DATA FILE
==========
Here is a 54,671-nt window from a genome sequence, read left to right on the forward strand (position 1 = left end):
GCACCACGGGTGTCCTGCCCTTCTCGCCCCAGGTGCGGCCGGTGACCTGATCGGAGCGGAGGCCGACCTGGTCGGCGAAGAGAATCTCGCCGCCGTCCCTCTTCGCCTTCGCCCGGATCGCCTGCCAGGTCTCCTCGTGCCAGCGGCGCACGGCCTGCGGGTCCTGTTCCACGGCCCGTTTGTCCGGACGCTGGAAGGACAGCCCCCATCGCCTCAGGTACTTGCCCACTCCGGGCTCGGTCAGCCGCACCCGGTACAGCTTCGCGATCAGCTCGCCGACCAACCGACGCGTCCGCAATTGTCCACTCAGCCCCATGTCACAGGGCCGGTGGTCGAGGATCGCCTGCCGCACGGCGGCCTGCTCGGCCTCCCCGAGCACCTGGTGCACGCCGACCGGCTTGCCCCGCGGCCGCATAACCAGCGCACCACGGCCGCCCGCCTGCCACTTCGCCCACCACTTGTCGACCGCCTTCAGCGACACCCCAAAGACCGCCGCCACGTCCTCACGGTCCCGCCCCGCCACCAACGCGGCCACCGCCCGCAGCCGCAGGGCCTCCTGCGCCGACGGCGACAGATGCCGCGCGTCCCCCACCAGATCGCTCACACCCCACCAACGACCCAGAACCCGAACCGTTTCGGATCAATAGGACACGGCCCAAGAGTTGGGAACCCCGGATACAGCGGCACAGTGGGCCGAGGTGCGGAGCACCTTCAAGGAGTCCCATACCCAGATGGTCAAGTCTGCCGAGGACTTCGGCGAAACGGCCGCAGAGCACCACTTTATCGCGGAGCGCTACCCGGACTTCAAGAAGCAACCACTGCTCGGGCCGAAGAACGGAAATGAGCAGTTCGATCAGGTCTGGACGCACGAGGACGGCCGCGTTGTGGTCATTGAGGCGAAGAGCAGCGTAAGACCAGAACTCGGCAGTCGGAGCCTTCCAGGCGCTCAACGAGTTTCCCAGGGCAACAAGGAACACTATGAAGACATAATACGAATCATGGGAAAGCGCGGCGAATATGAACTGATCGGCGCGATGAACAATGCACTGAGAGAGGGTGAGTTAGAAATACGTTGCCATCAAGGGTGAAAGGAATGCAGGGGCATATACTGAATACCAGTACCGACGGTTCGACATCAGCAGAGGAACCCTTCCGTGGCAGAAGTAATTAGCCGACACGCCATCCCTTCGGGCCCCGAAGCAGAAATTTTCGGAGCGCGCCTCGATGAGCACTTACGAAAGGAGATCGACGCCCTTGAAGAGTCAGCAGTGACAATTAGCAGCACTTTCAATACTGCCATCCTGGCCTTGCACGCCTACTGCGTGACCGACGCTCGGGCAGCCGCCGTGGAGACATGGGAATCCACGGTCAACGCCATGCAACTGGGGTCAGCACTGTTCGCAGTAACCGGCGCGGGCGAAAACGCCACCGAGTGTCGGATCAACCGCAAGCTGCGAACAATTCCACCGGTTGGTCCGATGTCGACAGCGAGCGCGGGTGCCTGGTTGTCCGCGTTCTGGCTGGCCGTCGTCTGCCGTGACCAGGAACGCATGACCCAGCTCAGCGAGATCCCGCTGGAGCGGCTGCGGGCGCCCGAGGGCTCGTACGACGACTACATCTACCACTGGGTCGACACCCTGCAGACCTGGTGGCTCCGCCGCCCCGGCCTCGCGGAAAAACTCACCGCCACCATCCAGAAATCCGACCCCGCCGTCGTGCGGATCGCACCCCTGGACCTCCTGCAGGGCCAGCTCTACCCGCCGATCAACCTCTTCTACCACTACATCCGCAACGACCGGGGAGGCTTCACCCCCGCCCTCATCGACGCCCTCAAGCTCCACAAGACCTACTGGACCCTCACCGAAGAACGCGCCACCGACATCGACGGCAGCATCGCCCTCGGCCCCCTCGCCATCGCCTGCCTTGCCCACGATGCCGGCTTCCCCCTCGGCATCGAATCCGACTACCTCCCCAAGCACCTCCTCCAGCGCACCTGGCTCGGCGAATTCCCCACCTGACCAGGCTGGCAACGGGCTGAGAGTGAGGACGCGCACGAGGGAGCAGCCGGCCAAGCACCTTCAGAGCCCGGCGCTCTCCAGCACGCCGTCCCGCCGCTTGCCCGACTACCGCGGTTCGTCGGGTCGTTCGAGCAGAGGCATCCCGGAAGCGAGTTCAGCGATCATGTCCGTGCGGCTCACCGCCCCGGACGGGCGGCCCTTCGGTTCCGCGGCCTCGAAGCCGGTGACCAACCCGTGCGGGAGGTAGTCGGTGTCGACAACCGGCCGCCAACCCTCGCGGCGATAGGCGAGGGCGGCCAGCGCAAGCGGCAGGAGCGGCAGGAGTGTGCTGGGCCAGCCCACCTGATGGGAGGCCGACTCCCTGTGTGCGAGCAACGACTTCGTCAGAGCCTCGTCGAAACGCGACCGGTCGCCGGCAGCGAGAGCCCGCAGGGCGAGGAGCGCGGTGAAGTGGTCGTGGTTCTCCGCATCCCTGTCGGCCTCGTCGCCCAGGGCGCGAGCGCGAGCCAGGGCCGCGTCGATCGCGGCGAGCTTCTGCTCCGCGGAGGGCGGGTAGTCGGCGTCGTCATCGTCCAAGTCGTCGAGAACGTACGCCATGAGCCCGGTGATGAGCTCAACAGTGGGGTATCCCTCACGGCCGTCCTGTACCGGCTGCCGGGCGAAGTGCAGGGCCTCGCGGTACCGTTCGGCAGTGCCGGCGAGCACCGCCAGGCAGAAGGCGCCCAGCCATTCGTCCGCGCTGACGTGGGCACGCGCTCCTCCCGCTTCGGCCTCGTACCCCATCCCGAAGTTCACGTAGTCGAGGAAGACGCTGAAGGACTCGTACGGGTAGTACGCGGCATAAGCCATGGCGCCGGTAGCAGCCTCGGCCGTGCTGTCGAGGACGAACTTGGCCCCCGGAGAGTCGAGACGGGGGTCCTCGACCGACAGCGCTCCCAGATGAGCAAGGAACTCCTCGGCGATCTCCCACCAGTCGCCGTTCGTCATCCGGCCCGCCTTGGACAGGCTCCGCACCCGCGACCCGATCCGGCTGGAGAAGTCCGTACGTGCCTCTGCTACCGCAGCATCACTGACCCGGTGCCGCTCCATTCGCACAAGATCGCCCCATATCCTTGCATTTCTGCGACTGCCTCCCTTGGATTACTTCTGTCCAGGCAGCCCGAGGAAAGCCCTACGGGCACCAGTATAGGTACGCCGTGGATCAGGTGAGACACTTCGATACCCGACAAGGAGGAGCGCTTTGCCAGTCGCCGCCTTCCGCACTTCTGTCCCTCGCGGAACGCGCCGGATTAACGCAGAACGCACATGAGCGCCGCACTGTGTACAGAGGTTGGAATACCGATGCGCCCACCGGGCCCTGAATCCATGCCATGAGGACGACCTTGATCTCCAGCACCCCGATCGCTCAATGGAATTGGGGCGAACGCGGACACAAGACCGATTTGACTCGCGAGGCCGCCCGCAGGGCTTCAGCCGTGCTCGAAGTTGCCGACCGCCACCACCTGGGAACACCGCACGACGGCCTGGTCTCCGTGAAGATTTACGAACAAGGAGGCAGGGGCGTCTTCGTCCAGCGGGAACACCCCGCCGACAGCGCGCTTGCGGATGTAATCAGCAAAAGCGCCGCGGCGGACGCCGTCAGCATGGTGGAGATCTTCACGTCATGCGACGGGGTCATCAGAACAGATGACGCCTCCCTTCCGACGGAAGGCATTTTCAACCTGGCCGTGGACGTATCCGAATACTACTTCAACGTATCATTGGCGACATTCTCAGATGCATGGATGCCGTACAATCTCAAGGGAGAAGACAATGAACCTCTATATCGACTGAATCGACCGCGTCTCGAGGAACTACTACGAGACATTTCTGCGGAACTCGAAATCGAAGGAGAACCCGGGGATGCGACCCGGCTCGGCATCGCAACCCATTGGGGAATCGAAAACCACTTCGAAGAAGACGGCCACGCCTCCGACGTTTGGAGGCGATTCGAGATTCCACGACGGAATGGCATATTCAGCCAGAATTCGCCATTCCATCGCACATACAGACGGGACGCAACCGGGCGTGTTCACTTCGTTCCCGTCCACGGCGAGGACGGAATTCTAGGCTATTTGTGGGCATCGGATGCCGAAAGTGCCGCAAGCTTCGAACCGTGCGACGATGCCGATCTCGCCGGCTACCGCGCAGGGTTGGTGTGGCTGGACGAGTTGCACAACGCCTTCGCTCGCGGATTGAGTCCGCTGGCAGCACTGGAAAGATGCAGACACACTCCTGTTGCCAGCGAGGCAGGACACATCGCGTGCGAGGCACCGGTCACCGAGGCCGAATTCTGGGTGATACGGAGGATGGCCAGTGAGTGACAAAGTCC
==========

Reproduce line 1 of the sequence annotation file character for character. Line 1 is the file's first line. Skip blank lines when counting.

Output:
Here is a 54,671-nt window from a genome sequence, read left to right on the forward strand (position 1 = left end):